2

I'm looking for a text messaging app to replace Verizon Messages, which I can no longer use because I've changed mobile providers.

I've seen a few questions related to cross-platform messaging here, but the suggestions don't solve both of the use cases Verizon Messages addressed for me:

  1. Being able to send and receive texts from computers (ideally both Windows & Mac) and phone (Android), e.g. cross-platform
  2. The app doesn't require application opt-in for the receiver to receive messages using the app. In other words, I could send a text to any of my contacts with a cell number.

Apps like WhatsApp, Viber, Skype, Telegram, WeChat, Wickr all require opt-in from friends so they don't meet the 2nd requirement.

  • You should probably specify the location/region you're planning on using this in since many SMS solutions only work in certain countries. For instance, Google Voice is US only at the moment. – Huey Oct 29 '15 at 23:46
1

Google Voice / Hangouts

You can use on your computer and your phone. If you stick to SMS messages, then it meets both requirements.

  • Hangout sms only works with others opted into gchat (though calling doesn't require it). Also no texting support, which is specifically what I wanted – sleepeez Jul 2 '15 at 5:02
  • I'm not quite sure what you mean. I have a Google Voice number and I can SMS other people just fine from both my Android and my computer. – Jonathan Hult Jul 3 '15 at 14:28
0

I am unsure if this fits your idea of a "messaging" app, but you may want to look at Pushbullet for Android and its accompanying software for desktop, Apple phones and browsers.

What It Does

Being able to send and receive texts from computers (ideally both Windows & Mac) and phone (Android), e.g. cross-platform[.]

  • Currently a totally free service with no ads or in-app purchases that I am aware of (I don't own any Apple products).

  • Allows you to send in-app messages from your phone to "registered devices" (i.e. your computer or tablet).

  • Has a web interface at Pushbullet.com and a suite of software, apparently including a Mac desktop application and iPhone app.

The app doesn't require application opt-in for the receiver to receive messages using the app. In other words, I could send a text to any of my contacts with a cell number.

  • Utilizes your phone contacts so all your contacts are potentially available.

  • Have in-app "conversations" via email and (potentially) Hangouts/Facebook Chat contacts. It also supports WhatsApp, Telegram and Line according to this official blog post.

  • Allows you to recieve desktop notifications of incoming SMS, complete with partial or full text and contact information. MMS images are available in the desktop app interface (at least on Windows).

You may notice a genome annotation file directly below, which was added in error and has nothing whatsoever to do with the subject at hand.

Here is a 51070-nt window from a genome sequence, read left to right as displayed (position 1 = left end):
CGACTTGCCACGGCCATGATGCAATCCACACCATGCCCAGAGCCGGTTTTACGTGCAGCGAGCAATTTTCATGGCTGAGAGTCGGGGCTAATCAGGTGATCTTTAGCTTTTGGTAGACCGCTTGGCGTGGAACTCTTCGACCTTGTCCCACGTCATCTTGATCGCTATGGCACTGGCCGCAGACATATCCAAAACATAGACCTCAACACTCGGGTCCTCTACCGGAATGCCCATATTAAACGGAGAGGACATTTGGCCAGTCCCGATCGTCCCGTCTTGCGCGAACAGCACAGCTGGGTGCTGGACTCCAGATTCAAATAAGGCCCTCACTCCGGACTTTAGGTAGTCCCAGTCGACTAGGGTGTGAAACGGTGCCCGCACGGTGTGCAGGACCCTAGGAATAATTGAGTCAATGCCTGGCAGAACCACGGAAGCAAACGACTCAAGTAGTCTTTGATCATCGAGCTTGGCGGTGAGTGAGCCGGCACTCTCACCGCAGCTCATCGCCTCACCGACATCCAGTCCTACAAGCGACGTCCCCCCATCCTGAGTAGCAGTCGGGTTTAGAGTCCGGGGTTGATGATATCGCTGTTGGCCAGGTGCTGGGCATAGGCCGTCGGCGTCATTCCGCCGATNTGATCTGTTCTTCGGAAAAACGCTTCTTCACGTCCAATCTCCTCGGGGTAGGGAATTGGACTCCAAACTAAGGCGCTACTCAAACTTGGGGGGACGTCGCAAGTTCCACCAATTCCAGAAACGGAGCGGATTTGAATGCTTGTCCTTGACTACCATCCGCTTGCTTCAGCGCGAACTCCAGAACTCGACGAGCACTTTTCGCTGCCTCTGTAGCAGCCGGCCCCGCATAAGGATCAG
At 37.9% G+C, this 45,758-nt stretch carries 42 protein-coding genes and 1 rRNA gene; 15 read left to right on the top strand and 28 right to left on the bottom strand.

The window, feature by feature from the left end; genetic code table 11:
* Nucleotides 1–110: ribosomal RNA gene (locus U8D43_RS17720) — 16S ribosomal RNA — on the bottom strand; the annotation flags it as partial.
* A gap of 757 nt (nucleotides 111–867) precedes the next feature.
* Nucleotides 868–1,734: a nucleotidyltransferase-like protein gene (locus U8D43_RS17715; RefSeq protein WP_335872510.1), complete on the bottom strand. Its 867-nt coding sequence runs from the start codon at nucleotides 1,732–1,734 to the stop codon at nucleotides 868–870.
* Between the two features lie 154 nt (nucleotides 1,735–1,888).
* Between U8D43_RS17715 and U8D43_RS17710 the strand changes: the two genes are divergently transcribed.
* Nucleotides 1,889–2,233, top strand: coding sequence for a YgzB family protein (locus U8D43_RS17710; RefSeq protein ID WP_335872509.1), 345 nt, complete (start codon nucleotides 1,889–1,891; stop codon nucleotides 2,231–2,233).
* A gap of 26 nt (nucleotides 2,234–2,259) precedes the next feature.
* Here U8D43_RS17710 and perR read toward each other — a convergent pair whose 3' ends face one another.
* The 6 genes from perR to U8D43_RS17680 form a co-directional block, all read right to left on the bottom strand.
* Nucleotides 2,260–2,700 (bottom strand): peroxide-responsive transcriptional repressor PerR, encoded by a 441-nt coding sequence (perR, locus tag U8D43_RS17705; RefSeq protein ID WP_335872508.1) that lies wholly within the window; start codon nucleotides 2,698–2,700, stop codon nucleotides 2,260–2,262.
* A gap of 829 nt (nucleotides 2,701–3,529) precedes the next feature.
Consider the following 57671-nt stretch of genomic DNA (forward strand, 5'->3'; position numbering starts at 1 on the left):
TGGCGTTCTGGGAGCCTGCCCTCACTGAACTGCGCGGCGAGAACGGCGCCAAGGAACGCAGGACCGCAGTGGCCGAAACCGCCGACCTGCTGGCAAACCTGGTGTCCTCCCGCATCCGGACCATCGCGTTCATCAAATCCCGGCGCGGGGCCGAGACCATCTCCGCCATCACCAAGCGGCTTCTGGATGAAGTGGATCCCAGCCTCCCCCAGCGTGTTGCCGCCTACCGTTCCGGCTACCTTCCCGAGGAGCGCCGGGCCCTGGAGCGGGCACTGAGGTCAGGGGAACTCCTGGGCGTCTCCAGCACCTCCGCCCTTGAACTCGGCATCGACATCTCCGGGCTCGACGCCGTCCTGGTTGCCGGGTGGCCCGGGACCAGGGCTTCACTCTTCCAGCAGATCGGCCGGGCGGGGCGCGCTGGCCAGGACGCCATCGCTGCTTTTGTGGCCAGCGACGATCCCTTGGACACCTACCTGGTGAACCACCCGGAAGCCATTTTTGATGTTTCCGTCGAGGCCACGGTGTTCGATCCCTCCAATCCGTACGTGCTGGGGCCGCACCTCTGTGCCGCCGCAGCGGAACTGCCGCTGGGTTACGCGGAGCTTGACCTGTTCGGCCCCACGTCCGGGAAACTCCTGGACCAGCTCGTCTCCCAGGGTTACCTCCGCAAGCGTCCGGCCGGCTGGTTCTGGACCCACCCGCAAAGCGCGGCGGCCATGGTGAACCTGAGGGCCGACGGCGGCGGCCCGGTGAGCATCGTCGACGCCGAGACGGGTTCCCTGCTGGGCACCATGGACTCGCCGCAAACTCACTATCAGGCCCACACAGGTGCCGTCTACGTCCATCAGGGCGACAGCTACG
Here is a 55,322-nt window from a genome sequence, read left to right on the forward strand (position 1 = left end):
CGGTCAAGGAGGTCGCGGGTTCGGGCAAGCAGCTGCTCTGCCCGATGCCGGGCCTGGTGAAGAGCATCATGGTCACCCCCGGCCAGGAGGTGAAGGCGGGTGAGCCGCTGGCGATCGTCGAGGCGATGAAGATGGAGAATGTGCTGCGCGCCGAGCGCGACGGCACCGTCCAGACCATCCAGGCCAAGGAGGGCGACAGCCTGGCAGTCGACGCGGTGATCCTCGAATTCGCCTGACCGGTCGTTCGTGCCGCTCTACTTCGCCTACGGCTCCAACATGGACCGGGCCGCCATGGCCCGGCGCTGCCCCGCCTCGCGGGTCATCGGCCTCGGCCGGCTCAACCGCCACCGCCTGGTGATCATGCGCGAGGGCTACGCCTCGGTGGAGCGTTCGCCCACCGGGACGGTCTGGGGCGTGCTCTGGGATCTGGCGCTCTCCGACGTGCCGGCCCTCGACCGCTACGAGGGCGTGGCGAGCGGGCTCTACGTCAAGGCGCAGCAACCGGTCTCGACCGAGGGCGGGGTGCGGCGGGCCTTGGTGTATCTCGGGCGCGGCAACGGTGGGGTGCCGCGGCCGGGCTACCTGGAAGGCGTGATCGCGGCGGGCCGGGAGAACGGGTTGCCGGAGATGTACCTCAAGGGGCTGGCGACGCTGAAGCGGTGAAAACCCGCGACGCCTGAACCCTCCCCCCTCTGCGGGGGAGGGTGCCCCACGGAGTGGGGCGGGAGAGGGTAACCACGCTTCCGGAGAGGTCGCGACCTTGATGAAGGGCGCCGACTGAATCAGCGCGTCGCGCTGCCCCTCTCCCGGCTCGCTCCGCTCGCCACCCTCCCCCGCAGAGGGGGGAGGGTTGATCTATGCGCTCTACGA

• Allows you to send SMS from your desktop. You can choose to respond to existing conversations or start new ones. No one needs to sign up for anything.

Pushbullet Messaging Interface

What's Not So Great

  • Currently the company behind Pushbullet isn't charging for any service and it has been this way since at least February 2015. But they are looking into "premium" services in the future (they are still a hip startup right now).

  • Web based exchange services which, among other things, means you need data plans and internet connections vs. plain-old SMS. I also had a small issues with disabled cookies and the website since I am privacy minded. The error message I received trying to log in was not helpful in explaining they needed to be enabled.

  • Apps are good but don't always feel as smooth as they should be. At a guess, I would say that both Android and desktop apps likely rely heavily on web technologies for display and interaction. As a personal preference, I like "native" apps compared to these kinds of cross-platform implementations.

  • On Android at least, the "app" isn't for direct SMS messaging. It is for sending messages to a device or using "conversations". Also, while standard XMPP chat contacts show up, it isn't really possible to have genuine XMPP conversations without a third party service (apparently).

  • Technical limitations or inconveniences. First, you need to install Android Wear to reply to Hangout Messages (you don't need an actual Android watch, just the software on your phone). More importantly, Mac and iPhone apps can only show notifications with each other (you can't see iPhone notifications on PC). This might be remedied with Windows 10 but nothing official yet.

Overall Thoughts

In an extremely limited field of programs that can bridge multiple platforms for messaging, Pushbullet does very well for me at the moment. Despite the limited compaints above, it stands head-and-shoulders above the competition in my opinion and I use it daily for cross-platform (Windows/Android) SMS and some messaging.

Your Answer

By clicking “Post Your Answer”, you agree to our terms of service, privacy policy and cookie policy

Not the answer you're looking for? Browse other questions tagged or ask your own question.